History of Billings
Billings is historically known for having rapid economic growth and a very strong economy. This trend continues today. It is nicknamed the “Magic City” because it has been experiencing rapid growth ever since the railroad was introduced to the city in 1882. The city is named after Fredrick H. Billings, the former president of the Northern Pacific Railroad. Billings is prosperous because of its locations – it has one of the largest trade areas in America. It is the trade and distribution center for the majority of Montana, Northern Wyoming and western parts of North and South Dakota.
The city’s railroad ancestry is seen in the configuration of the city. Railroad towns are usually configured geometrically, and that is the case with Billings as well. The city is set up in grids that project away from the railroad in right angles. The railroad can be seen as the spine of the city.
When the railroad arrived, the town began to grow immediately. Most of the people settling in Billings in the early 1990s were immigrants, and because of this, Billings became a place that was very culturally diverse. One of the greatest booms in growth for Billings came after World War II. At that time it became the major financial, medical and cultural center of the entire region. In the first 50 years of the existence of Billings, the population was constantly growing. In some years it grew by 300 and 400 percent. Even during the 1950s when not many other cities were experiencing growth, Billings maintained a growth rate throughout the decade of about 66 percent.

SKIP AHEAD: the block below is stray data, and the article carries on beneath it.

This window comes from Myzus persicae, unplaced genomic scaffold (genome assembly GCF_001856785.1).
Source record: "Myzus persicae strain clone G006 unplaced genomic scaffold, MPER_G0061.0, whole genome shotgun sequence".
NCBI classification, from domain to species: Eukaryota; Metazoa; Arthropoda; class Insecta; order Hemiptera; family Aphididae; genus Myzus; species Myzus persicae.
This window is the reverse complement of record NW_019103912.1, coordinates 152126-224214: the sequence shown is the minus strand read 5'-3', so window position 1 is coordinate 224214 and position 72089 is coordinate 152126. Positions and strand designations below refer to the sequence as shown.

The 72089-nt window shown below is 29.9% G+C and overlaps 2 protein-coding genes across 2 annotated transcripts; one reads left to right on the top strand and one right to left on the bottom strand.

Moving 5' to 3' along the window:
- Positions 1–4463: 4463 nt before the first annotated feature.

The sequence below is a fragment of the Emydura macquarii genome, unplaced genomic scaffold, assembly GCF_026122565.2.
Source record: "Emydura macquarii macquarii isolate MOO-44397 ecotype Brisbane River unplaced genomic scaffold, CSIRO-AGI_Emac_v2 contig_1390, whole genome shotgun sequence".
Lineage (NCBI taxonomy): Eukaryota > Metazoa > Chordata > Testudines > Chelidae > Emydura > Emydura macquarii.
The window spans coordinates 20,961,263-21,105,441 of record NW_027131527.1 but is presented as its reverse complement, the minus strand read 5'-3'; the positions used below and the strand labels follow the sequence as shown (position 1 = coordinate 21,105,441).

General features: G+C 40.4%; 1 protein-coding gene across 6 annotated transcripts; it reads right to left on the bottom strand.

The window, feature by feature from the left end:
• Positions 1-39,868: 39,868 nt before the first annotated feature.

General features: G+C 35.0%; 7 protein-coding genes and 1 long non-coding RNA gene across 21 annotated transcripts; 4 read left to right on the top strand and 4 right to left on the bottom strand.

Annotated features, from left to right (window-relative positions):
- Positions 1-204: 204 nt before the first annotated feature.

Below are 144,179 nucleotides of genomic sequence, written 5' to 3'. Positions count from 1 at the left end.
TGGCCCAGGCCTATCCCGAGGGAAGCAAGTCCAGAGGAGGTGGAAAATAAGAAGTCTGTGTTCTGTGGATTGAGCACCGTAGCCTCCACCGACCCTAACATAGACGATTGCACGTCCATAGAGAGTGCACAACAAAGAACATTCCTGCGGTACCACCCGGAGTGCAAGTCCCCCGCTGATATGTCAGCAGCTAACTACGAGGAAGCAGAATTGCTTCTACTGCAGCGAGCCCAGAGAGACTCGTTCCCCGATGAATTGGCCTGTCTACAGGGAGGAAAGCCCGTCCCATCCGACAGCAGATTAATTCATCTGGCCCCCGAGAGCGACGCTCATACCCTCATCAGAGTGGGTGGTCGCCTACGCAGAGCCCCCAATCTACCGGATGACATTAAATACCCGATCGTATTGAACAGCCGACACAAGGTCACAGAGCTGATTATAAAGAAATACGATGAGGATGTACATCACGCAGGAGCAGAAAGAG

The downtown section of the city grew greatly in the 1970s and 1980s. This was the first time that high-rise buildings were built in Montana. In 1980, Billings got a 22-story Sheraton Hotel. The interstate system through Montana was completed in the 1970s and made Billings an even larger shopping center for the region. Economic, financial and residential growth in Billings continued through the 20th century and continues even today.
As stated earlier, the geographic location is the main reason for Billings' economic success which has yet to stagger since its establishment. It is the center of a very large cosmopolitan area and it is bordered by such large cities as Minneapolis and Seattle to the east, Washington to the west and Calgary to the north and Denver to the south. Therefore, Billings has been a major trading hub since the railroad arrived to the city in the 1800s. Its trade area is one of the largest in the country.
And since Montana has no sales tax, Billings is a retail destination for many people from Wyoming, North and South Dakota as well as most of Montana. One-seventh of all retail purchases in Montana are made in Billings. The percentage of wholesale business transactions done in Billings is even stronger.